5 Foods Your Body Needs

The right foods helps you and feel your best; the wrong ones can delay your progress. Whether you are an athlete or just trying to lose some weight, try to include these items in your diet!


Yogurt is known to be a great source of probiotics – aka gut-friendly bacteria but the lactose, milk’s sugar, can be hard to digest and can cause bloating. Enter kefir, it’s a fermented milk drink that is slightly fizzy and, like yogurt, packs a good hit of calcium. What sets it apart: It’s lower in lactose meaning you can load up on probiotics without the bloat. Even more: Research finds drinking kefir can help improve your body’s ability to digest lactose in the first place, making this drink even easier on the stomach.


“Most people are afraid to try sardines,” says Amari Thomsen, R.D., founder of Eat Chic Chicago. “But these little fish pack a big, nutritious punch.” One can (about 4 ounces) offers a whopping 26 grams of protein—30 percent of your daily calcium needs. Sardines are also a good source of energy-revving iron and vitamin D. Don’t worry about taste, either: You can find canned flavors like cayenne pepper, lemon olive oil, and tomato sauce.


Anyone who’s sugar-conscious has likely cut chocolate from their menu. But Erin Palinski-Wade, R.D., author of Belly Fat Diet For Dummies recommends the sweet stuff to clients. “It’s packed full of plant compounds called flavonoids, which can help improve cholesterol levels, lower blood pressure, and even boost your mood,” she says. Reap the benefits with an ounce of chocolate that contains at least 70 percent cocoa. Know: The higher the cocoa content, the lower the sugar content.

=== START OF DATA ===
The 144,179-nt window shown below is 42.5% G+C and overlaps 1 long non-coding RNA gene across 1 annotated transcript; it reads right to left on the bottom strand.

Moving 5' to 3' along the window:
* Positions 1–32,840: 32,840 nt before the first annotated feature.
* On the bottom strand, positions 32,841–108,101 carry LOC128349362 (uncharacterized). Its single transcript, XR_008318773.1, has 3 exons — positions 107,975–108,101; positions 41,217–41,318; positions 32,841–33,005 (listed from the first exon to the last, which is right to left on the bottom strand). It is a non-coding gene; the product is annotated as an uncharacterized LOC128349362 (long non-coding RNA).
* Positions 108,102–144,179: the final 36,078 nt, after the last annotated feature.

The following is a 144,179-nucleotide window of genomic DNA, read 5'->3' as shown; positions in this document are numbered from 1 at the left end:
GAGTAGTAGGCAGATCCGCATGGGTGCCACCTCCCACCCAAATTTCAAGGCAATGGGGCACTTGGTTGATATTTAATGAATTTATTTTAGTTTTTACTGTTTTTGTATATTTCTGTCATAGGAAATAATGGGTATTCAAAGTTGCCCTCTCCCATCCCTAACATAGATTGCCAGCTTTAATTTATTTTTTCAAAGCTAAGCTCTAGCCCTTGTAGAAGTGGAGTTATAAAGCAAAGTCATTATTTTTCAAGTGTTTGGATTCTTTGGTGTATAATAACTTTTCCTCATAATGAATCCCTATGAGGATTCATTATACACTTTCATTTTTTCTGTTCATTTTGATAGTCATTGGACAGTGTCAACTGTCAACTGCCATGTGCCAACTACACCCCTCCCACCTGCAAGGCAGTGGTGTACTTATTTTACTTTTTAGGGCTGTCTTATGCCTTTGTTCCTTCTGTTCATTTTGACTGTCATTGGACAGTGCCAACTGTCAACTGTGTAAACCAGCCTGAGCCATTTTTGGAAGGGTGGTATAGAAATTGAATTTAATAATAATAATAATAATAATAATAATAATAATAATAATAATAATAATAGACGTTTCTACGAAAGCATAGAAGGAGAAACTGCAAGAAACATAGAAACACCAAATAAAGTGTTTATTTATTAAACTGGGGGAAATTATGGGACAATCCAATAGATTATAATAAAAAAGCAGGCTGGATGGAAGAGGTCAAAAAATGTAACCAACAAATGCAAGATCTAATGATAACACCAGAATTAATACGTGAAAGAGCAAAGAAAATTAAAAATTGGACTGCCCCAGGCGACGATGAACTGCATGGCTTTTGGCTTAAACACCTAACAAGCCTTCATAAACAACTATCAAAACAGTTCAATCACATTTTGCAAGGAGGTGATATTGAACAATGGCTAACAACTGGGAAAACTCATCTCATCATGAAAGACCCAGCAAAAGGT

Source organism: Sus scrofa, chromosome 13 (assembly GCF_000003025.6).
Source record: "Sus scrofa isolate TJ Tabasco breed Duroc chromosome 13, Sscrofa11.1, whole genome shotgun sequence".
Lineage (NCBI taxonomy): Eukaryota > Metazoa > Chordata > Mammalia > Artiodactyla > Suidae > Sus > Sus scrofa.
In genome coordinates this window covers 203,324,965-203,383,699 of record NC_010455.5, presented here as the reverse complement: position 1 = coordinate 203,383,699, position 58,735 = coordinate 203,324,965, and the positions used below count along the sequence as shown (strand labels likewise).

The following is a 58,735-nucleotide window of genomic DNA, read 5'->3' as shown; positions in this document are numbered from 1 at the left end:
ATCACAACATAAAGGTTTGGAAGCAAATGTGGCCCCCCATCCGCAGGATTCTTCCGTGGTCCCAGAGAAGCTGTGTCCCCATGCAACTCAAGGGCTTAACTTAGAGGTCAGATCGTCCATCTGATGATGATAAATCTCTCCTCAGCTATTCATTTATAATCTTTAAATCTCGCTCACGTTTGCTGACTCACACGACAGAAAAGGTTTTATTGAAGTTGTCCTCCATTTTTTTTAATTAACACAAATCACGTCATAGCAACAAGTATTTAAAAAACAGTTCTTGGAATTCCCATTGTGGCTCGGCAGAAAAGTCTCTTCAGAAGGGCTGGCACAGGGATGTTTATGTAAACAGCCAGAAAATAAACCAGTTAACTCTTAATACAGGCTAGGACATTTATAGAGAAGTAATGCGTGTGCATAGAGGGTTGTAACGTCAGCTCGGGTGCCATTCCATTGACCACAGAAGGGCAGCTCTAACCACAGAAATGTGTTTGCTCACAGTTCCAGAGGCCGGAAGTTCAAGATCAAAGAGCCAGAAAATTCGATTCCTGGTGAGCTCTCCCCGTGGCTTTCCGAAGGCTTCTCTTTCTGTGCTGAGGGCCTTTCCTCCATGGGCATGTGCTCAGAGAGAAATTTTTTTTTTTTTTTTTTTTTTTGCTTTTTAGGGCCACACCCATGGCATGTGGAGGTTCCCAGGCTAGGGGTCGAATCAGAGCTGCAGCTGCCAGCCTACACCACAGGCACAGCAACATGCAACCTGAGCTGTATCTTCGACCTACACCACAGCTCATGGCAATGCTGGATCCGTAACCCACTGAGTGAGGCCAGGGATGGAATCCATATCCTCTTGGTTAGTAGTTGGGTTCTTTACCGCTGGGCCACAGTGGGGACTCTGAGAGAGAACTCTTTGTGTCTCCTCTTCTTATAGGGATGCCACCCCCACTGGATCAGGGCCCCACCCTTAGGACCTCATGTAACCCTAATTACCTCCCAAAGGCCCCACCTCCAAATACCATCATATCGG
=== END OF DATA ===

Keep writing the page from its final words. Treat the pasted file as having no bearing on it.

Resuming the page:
This vegetable has far more pros than cons. “It’s very low in calories and its natural sugar is released slowly into your system. That gives you a lot of energy,” says Keren Gilbert, R.D., author of The HD Diet. Plus, beets contain antioxidants known as betalain pigments. On of them, called betaine, can help boost metabolism and increase levels of feel-good hormones like serotonin in your brain, she says. If you want to incorporate more beets into your diet try out this dried beet powder! You can add a spoonful to your morning smoothie without affecting the flavor.


Pulses refers to: Peas, lentils, chickpeas, and dried beans like kidney or navy beans. Full of plant protein, fiber, iron, zinc, and B vitamins, they may help lower cholesterol, blood pressure, and decrease your risk for heart disease. Ample protein and fiber content also slow digestion, helping keep you fuller for longer. Toss them onto a salad, into a soup, or eat them as part of a rice bowl. Read: The Power of Pulses

Adapted from Furthermore

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